This week's dose of organic headlines, updates, resources and recipes courtesy of dsnodgrass...
Yet another addition to the very long list of reasons to buy organic dairy products.
Want to reduce methane emissions from dairy farming? Reminder: You should, in the US the greenhouse gas emissions from the dairy industry alone are about 2% of the nation's total. Just switching to organic methods instead of conventional intensive farming can make a big dent, not to mention improving the welfare of the animals.According to a new report done by Soil Association for pointing it out), there are a number of of quantitative and qualitative benefits of organic dairy over conventional.
On the environmental impact, this is the stat that really caught my attention:
The cows in a conventional Holstein herd produce on average about 76% more methane emissions than do organically-raised Jerseys. Remember that methane is about 25 times more potent as a greenhouse gas than carbon dioxide.
The original report goes into much greater and broader detail comparing conventional and organic dairy, check it out: A Dairy Farm's Footprint: Evaluating the Impacts of Conventional and Organic Farming Systems [PDF]
A nice investment in the citizens of the Philippines...
The Department of Agriculture on Wednesday said it will allot an initial P900 million next year to boost the country’s organic agriculture program. Agriculture Secretary Proceso J. Alcala, in a speech during the 7th National Organic Agriculture Congress in Lucena City, said the money will be used to jumpstart the “Organic Agriculture Act of 2010" or Republic Act No. 10068. RA 10068 seeks to create the National Organic Agriculture Board (NOAB), a policy-making body that will provide direction and general guidelines for the implementation of the national organic agriculture program.
Alcala said the DA funding will help address major issues concerning the program including policy formulation and registration, accreditation, certification, and labeling; research and development; promotion; and program implementation and provision and delivery of support services to farmers and other stakeholders. Alcala authored RA 10068 when he was the representative of Quezon’s 2nd District during the 14th Congress.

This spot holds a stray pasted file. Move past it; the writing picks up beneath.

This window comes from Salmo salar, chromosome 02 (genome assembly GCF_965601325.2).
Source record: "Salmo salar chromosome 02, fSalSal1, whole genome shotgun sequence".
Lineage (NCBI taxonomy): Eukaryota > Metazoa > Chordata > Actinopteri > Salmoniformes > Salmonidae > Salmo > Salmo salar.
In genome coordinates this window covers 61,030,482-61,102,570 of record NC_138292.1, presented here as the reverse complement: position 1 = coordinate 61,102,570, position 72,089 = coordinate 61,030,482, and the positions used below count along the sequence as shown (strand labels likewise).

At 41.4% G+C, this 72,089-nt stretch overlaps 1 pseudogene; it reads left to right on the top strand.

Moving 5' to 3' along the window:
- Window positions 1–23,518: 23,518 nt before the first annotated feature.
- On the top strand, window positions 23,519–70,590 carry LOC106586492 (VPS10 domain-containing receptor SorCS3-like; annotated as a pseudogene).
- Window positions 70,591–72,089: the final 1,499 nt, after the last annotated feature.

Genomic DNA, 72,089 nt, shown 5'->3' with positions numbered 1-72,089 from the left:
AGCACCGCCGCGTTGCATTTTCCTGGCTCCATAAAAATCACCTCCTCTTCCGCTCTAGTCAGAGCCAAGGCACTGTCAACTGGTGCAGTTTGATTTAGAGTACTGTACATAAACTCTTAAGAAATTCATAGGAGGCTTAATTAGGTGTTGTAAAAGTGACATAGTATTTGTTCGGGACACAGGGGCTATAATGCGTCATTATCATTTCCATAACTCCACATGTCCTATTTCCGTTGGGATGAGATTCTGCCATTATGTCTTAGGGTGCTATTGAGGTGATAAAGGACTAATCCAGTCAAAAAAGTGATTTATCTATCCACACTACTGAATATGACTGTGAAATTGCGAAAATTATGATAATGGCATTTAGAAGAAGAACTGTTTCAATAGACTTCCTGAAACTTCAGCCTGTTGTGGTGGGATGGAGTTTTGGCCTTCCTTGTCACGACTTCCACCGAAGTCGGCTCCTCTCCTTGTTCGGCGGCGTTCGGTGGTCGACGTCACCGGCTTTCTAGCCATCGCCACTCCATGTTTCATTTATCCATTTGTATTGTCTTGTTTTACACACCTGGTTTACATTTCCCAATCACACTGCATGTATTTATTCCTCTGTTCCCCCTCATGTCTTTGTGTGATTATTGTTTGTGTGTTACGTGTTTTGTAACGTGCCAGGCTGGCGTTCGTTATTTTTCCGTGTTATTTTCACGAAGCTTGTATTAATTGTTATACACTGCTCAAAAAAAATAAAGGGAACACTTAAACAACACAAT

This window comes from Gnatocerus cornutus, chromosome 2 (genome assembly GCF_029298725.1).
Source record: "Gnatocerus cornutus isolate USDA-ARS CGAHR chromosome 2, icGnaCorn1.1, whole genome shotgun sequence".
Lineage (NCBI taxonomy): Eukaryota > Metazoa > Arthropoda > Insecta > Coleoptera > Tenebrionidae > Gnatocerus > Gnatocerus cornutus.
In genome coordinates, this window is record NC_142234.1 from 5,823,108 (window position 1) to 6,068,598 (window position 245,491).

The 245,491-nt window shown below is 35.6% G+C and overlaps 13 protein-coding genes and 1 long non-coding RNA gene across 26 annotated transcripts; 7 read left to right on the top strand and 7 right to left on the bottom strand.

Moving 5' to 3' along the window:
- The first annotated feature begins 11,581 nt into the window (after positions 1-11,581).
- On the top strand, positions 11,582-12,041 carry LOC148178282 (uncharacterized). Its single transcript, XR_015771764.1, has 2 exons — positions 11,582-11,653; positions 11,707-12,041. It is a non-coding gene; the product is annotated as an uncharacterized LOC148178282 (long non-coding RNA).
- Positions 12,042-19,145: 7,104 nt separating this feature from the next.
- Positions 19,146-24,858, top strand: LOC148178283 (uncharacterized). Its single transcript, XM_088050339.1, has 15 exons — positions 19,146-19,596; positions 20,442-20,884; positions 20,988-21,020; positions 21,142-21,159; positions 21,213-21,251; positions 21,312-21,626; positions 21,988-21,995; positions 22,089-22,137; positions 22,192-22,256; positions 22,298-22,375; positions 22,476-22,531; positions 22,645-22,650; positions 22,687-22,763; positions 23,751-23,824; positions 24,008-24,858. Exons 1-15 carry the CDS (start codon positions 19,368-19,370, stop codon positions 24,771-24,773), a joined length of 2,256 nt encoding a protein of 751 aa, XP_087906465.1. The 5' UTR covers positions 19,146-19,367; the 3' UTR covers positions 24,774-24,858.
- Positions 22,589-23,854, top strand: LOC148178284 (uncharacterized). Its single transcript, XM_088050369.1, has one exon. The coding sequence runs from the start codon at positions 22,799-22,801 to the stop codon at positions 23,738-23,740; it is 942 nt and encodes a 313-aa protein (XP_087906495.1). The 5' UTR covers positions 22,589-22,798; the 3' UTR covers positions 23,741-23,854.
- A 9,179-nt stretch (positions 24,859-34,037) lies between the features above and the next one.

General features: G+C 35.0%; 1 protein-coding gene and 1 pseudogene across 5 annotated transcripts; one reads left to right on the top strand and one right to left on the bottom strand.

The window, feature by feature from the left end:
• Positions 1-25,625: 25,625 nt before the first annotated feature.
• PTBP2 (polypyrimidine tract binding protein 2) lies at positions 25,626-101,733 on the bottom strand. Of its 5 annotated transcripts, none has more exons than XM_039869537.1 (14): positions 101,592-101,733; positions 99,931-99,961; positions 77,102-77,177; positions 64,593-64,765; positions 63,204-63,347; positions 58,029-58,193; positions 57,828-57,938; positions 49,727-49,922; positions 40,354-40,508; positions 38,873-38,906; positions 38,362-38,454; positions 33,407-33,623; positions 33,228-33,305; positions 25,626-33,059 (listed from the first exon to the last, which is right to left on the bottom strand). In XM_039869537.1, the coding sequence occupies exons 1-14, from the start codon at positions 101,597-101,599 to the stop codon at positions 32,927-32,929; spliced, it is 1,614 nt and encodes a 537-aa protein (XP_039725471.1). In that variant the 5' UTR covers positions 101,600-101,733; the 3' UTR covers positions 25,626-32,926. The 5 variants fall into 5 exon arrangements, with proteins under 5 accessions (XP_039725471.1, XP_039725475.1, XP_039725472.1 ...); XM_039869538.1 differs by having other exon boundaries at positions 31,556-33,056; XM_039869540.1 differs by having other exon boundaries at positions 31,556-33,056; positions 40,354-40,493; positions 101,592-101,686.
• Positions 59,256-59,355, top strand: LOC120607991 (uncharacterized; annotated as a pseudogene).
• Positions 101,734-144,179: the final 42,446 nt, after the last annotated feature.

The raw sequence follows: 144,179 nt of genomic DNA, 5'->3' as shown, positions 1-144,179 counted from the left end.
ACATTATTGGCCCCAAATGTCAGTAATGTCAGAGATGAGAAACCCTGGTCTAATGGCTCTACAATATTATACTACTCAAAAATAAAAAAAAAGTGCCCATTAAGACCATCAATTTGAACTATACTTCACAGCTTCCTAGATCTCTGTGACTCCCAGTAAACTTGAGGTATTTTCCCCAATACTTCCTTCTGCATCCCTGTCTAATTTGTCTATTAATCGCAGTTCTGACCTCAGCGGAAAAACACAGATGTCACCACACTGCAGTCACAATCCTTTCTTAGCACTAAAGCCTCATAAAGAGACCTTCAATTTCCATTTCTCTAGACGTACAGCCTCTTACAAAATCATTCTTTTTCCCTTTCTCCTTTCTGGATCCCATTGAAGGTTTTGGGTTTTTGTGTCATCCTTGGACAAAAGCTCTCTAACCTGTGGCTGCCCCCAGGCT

...and a nice investment in the children of Oakland, CA.
“No pushing please,” Mandisa Amber responded, as her tattooed arms worked to serve fresh fruit and vegetables yesterday to her hungry after-school customers. It was barely 3 p.m. at Hoover Elementary School in West Oakland, and the strawberries at the Tuesday farmers’ market were almost sold out.
Hoover is just one of 25 schools that are part of “Oakland Fresh,” a recent OUSD effort aimed at providing fresh, locally grown organic produce for parents to purchase when they pick their students up from school. The produce is purchased from eight local family farmers and produce distributors, and sold by parent volunteers like Amber every week.
In West Oakland, there is only one supermarket to serve more than 25,000 people. By contrast, neighborhood Rockridge has one grocery store for every 4,333 people, according to David Troutt, author of the book The Thin Redline: How the Poor Still Pay More.
With a short supply of full-service grocery stores that serve fresh produce, many West Oakland residents depend on more than 40 convenience stores for their food shopping. These convenience stores carry mostly canned and processed food, with plenty of candy, chips, liquor, and cigarettes stocked at eye leve. Convenience stores prices are also typically set 30%-100% higher than prices in grocery stores.
“It’s important to educate families where they can find fresh and affordable food,” Amber said. “A lot of kids are coming to school hungry. Many don’t know that the persimmons at the market are the same thing on their granny’s tree.”
Prince Charles is in the news a lot this week, here's a different angle.
Brian Williams, which Prince Charles gave in August and which focuses more intently on his marriages — and on his son William’s imminent one — than on biodiversity. In what looks like a quid pro prince, NBC agreed to broadcast “Harmony” as part of NBC Universal’s annual Green Week.
In the opening of “Harmony” Prince Charles explains his life’s work, saying, “I don’t want my grandchildren or yours to come along and say to me, ‘Why the hell didn’t you do something; you knew what the problem was.’ ” Viewers still immersed in royal-wedding fever may be a bit startled, wondering if he is talking about the decline of the British monarchy.
He is, in fact, talking about green energy sources and investing in sustainable agriculture. He gives a tour of the Duchy Home Farm, which he converted in 1986 to organic farming, noting that at the time it was “something that nobody really wanted to know about except a few people who thought it was pretty crazy.” He says it with a hint of told-you-so smugness, which is understandable given how the British tabloids painted him back then (tree-hugging kook).
There is even an archival clip, some 20 years old, of a young Prince Charles discussing the need for greater international cooperation with a young Al Gore, who was also mocked for his eco-passions before eventually receiving the Nobel Peace Prize in 2007.